Moulded fibre has quickly emerged as the favoured packaging choice for brands pursuing renewable and recyclable alternatives to replace single-use plastics – spanning diverse sectors from food and beverage to electronics, cosmetics, and e-commerce. Within this packaging revolution, chemistry plays a pivotal, but often unseen role. Without it, the creation of functional and safe fibre-based moulded packaging would not be possible.


Moulded fiber packaging is rising in popularity as a packaging choice for brands looking for renewable and recyclable alternatives to replace single-use plastics and materials like expanded polystyrene (EPS), for instance, in food service applications such as bowls, trays, and boxes for takeaway food.

Whenever conventional packaging solutions are replaced with new alternatives, the challenge is to do it without compromising on functionality, safety, or cost-efficiency. Chemistry expertise is the invisible enabler that helps moulded fibre packaging meet these demands.

“In moulded fibre, chemistry is one of the three main variables in the production process along with fibre choice and machine parameters. Chemistry expertise is key in creating the desired properties for the intended packaging end-use and in ensuring efficient production processes, both in terms of cost and raw material efficiency,” explains Simo-Pekka Vanninen, Senior Manager for Application and Marketing at Kemira Pulp & Paper.

kemira_simo pekka vanninen

Kemira’s expert Simo-Pekka Vanninen

Enabling functionality and process efficiency

Chemistry solutions create the required functionality, such as durability, strength, and hydrophobicity for moulded fibre packaging, and ensure hygienic end-products. This is key in creating packages that protect both the goods inside and that are safe for consumers to use. They also have a crucial role in the moulding process, contributing to dewatering and formation performance and efficiency as well as in production line housekeeping, preventing issues with process runnability and operational efficiency.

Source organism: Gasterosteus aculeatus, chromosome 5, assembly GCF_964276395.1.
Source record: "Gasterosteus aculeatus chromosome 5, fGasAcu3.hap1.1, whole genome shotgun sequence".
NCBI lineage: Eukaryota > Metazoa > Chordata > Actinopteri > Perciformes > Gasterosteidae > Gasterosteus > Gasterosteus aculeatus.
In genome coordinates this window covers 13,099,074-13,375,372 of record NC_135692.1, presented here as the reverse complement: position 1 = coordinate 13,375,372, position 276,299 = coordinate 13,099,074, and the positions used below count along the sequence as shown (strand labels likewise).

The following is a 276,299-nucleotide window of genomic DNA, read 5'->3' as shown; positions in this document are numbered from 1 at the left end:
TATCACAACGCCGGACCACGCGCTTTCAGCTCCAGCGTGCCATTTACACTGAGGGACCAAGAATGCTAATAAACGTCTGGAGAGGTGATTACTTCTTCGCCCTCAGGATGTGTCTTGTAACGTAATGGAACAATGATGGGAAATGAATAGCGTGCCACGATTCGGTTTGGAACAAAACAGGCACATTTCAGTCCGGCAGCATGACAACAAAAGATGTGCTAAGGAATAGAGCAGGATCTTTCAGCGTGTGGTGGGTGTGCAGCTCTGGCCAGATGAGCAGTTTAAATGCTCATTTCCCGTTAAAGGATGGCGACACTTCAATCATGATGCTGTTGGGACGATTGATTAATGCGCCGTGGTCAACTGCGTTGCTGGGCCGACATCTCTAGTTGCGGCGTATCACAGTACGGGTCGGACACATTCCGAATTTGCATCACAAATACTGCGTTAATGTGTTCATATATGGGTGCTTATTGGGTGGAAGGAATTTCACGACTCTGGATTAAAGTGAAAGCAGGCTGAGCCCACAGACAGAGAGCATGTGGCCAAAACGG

Kemira has long experience with cellulose-based processes and products from the traditional pulp and paper industry, from pulping to surface treatment, and has also been involved in the moulded fibre industry for years. “With our end-to-end know-how, we can support the emerging and developing moulded fibre applications and help the value chain develop novel high-quality packaging,” says Simo-Pekka Vanninen. “We also have vast knowledge on regulatory compliance and chemical safety topics in-house, which is crucial especially when dealing with food contact materials.”

Safe alternatives for PFAS in food packaging

In moulded fibre packaging, critical barrier properties against oil, grease, moisture, and water have traditionally been achieved by using fluorochemicals (per- and polyfluoroalkyl substances, PFAS). Now PFAS – nicknamed forever chemicals – are drawing increased regulatory attention because of severe concerns about environmental and health hazards.

“Takeaway food packaging is in direct contact with food that we consume, which makes it a priority application for PFAS replacement,” says Sai Li, Senior Research Scientist at Kemira R&D.


Kemira has been working for years with barrier coatings for fibre-based packaging to provide the industry with solutions that enhance recyclability and safety. Now the development focus is on renewable alternatives to fossil-based chemistries and on new solutions that particularly meet the needs of molded fiber production. This entails maintaining performance and cost-efficiency.

“The new solutions we develop must be safe for both people and the environment while being achievable in the packaging value chain,” highlights Sai.

This content was sponsored by Kemira.